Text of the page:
Q: I have been a longtime fan of Zero Halliburton travel cases. The name is unusual. Do you know the story behind it? -- I.G.S., Mesa, Ariz.

A: There are two parts to the story -- one for Zero and one for Halliburton.

In the early 1900s, German immigrant Herman Zierold founded a small sheet metal business in Los Angeles called Zierold Metal Co. In 1946, the name changed to Zero Corp.

Now, lets turn to the Halliburton side. In 1920, Erle Halliburton organized the Halliburton Oil Well Cementing Co. It was in the oil fields of Texas and Oklahoma where the need for a near-indestructible suitcase was born. In 1938, Halliburton commissioned a team of aircraft engineers to design and construct an aluminum case to endure the rough travel. With that, a new division of Halliburton was created.

In 1952, Halliburton sold his travel case division to Zero Corp., officially ending any Halliburton Co. involvement in the making of the aluminum cases. The new division was renamed Zero Halliburton. In 2006, Zero Corp. sold its consumer division to ACE Co., a Japanese luggage manufacturer. Zero Halliburton is one of the few cases still made in the United States.

DID YOU KNOW? Comedian George Burns was born Nathan Birnbaum. For his stage name, he got the name "Burns" from the Burns Brothers Coal Co.; "George" was a nickname his brother occasionally used.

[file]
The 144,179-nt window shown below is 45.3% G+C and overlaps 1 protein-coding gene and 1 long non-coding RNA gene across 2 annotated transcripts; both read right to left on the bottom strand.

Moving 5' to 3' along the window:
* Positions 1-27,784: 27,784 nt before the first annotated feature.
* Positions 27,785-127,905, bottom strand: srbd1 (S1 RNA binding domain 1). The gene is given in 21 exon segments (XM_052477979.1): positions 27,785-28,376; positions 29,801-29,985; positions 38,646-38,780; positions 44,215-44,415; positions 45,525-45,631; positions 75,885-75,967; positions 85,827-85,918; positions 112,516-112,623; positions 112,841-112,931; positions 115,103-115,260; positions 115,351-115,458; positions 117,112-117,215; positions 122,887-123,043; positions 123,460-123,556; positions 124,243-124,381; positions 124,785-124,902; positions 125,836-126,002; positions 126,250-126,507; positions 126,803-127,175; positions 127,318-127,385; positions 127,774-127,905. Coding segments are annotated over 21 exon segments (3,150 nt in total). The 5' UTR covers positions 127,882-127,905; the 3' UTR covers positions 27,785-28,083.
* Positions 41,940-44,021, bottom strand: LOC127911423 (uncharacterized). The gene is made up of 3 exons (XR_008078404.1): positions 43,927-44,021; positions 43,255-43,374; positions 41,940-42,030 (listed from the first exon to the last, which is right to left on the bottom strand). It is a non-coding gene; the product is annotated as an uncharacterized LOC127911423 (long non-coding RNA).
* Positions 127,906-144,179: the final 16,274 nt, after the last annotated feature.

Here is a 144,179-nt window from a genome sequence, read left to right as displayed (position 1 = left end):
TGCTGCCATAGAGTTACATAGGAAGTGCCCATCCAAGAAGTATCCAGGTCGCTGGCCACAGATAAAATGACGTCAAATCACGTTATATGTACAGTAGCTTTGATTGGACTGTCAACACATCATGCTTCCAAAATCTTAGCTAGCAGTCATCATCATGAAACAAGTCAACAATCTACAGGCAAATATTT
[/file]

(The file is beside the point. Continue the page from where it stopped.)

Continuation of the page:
Q: Lately I've noticed lines in the sky crisscrossing each other. They look like contrails, but they do not dissipate. Some people tell me they are chemicals in the atmosphere. Do you know what they are? -- A.B., Pasadena, Calif.

A: Contrails, or condensation trails, are made up of condensed water vapor created by aircraft due to the emission of hot water vapor at high altitudes. If the atmosphere at that altitude is near saturation, the contrail may exist for quite some time.

Many who buy into conspiracy theories call them chemtrails. The term "chemtrail" was coined to suggest that the lines are formed in an unnatural process. Government agencies and military units from around the world have denied any conspiracy. To my knowledge, proponents of chemtrails have not provided any proof that they are chemical-based, nor have they provided any plausible reason for such a maneuver.

DID YOU KNOW? During World War II, actor Art Carney was wounded in the leg by shrapnel, and he was hospitalized for nine months. He walked with a noticeable limp for the rest of his life.

Q: Who is the actor who plays Nationwide Insurance's "The World's Greatest Spokesperson in the World"? -- V.N., Springdale, Ark.

A: Robert "Bob" Wiltfong was born in 1969 in Omaha, Neb. He is a former TV newscaster, actor and comedian best known as a correspondent on "The Daily Show." Wiltfong has also made appearances on "Chappelle's Show" and "Late Night With Conan O'Brien." He gave up a 10-year career in television news after the Sept. 11, 2001, attacks. He studied improv comedy in New York City and has appeared in many national commercials.